2. Genetic quality is important when males provide no parental care and sperm are their only contribution to offspring. Some species have a communal area where males display; this is called a lek. Females visit the lek and choose a mate. The proximate basis for her choice is a preference for males that court the most vigorously and have the most extreme secondary sex characteristics. It may be difficult to determine if differential mating success among males is due to male-male competition, female choice or both. For example Three-spined stickleback courtship is based on stereotyped releasers and FAPs. Despite this, the female can back out of the courtship anytime. The female's choice is probably ultimately based on the quality of the male's parental care, because only male sticklebacks give parental care.

Mating Systems

Promiscuous = A mating system with no strong pair bonds or lasting relationships.

Monogamous = A mating system where one male mates with one female.

Polygamous = A mating system where an individual of one sex mates with several of the other.

Polygyny is a mating sub-system where one male mates with multiple females (BLACKBIRDS).

Polyandry is a mating sub-system where one female mates with multiple males (PHALAROPES).

The needs of the young are an important ultimate factor in the evolution of mating systems. Most birds are monogamous. Young birds often require significant parental care. A male may ultimately increase his reproductive fitness by helping a single mate rear a brood than by seeking additional mates. Polygyny is common in birds where the young are able to care for themselves soon after hatching. Males can maximise their fitness by seeking additional mates.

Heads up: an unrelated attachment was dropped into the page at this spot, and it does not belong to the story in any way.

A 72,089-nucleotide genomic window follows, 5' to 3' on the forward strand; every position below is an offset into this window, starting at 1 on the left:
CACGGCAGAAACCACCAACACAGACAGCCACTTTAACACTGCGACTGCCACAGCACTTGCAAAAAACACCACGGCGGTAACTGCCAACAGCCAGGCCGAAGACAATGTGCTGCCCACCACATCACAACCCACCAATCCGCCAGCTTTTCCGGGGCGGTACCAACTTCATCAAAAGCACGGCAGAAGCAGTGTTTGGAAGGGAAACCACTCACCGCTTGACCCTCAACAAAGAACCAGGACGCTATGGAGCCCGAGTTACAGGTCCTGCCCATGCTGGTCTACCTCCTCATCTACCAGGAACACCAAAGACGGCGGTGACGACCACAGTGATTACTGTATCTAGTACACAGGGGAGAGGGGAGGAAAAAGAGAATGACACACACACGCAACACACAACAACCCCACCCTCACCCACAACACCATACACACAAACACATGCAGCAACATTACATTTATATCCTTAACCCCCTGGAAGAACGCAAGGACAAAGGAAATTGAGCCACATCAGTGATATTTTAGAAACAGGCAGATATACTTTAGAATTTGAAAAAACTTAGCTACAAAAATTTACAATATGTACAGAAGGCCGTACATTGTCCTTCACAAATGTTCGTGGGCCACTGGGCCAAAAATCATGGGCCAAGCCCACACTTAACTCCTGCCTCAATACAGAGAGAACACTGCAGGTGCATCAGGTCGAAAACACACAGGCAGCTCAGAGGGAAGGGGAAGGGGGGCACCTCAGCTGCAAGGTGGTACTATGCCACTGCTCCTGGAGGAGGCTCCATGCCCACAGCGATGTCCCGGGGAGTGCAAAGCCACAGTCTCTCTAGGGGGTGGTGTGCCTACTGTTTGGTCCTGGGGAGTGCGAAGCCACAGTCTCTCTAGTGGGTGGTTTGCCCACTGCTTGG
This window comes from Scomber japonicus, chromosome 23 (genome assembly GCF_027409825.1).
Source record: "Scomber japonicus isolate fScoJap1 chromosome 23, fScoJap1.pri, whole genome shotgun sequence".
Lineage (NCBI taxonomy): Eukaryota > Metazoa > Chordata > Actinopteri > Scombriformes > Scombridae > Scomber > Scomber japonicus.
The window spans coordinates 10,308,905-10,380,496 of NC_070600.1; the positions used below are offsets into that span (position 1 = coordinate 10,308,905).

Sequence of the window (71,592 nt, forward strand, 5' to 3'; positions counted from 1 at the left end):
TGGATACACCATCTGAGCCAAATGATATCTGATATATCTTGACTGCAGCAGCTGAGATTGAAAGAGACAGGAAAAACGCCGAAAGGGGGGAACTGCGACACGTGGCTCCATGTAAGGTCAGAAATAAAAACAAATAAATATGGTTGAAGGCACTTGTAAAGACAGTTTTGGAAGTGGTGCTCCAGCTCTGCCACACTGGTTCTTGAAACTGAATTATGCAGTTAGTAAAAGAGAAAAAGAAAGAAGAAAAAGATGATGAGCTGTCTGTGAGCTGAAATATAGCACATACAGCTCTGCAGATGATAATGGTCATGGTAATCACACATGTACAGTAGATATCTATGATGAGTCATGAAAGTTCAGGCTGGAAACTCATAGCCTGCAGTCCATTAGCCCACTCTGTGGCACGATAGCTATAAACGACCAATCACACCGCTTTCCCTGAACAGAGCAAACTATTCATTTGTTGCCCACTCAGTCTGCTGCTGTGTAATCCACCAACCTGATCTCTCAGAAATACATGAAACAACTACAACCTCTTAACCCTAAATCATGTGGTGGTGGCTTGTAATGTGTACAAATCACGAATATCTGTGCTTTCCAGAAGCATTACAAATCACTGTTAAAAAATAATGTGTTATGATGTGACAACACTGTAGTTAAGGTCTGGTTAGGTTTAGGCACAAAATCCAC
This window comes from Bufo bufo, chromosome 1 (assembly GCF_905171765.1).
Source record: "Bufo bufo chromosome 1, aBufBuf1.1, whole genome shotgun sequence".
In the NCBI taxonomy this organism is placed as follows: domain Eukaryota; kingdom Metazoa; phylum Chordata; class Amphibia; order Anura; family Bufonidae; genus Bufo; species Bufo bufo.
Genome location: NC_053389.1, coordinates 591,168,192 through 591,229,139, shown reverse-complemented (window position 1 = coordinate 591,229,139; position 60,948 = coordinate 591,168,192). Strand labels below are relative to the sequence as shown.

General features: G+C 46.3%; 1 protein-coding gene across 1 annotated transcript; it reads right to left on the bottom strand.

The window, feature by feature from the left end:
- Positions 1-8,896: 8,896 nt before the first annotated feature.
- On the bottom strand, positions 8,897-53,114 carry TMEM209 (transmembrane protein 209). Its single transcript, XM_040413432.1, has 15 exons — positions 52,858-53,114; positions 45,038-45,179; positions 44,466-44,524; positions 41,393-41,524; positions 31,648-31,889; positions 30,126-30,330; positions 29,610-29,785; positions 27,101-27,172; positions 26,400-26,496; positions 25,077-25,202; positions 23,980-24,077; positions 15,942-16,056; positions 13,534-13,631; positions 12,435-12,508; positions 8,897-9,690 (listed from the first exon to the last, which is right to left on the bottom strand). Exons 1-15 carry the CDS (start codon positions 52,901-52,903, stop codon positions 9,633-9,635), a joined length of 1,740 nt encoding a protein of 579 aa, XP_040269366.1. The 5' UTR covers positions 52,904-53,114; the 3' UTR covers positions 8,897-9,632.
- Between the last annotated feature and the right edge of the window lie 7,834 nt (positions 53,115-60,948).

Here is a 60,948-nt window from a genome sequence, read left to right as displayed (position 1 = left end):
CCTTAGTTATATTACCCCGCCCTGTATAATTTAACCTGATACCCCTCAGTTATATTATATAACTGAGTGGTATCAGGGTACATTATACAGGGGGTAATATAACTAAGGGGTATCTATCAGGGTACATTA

Another factor influencing mating systems and parental care is the certainty of paternity. For example young born of eggs laid by a female definitely contain the female's genes, but even in monogamous species, the young could have been fathered by male other than the female's normal mate. The certainty of paternity is relatively low in species with internal fertilisation because mating and birth (or egg laying) are separated over time. Exclusive male parental care is rare in birds or mammals. The certainty of paternity is higher when egg laying and mating occur together, as in external fertilisation. Parental care, when present, in fishes and amphibians is as likely to be by males as by females. When parental care is given by males, the mating system may be polygynous with multiple females laying eggs in a nest tended by a male.


Communication = The intentional transmission of information between individuals.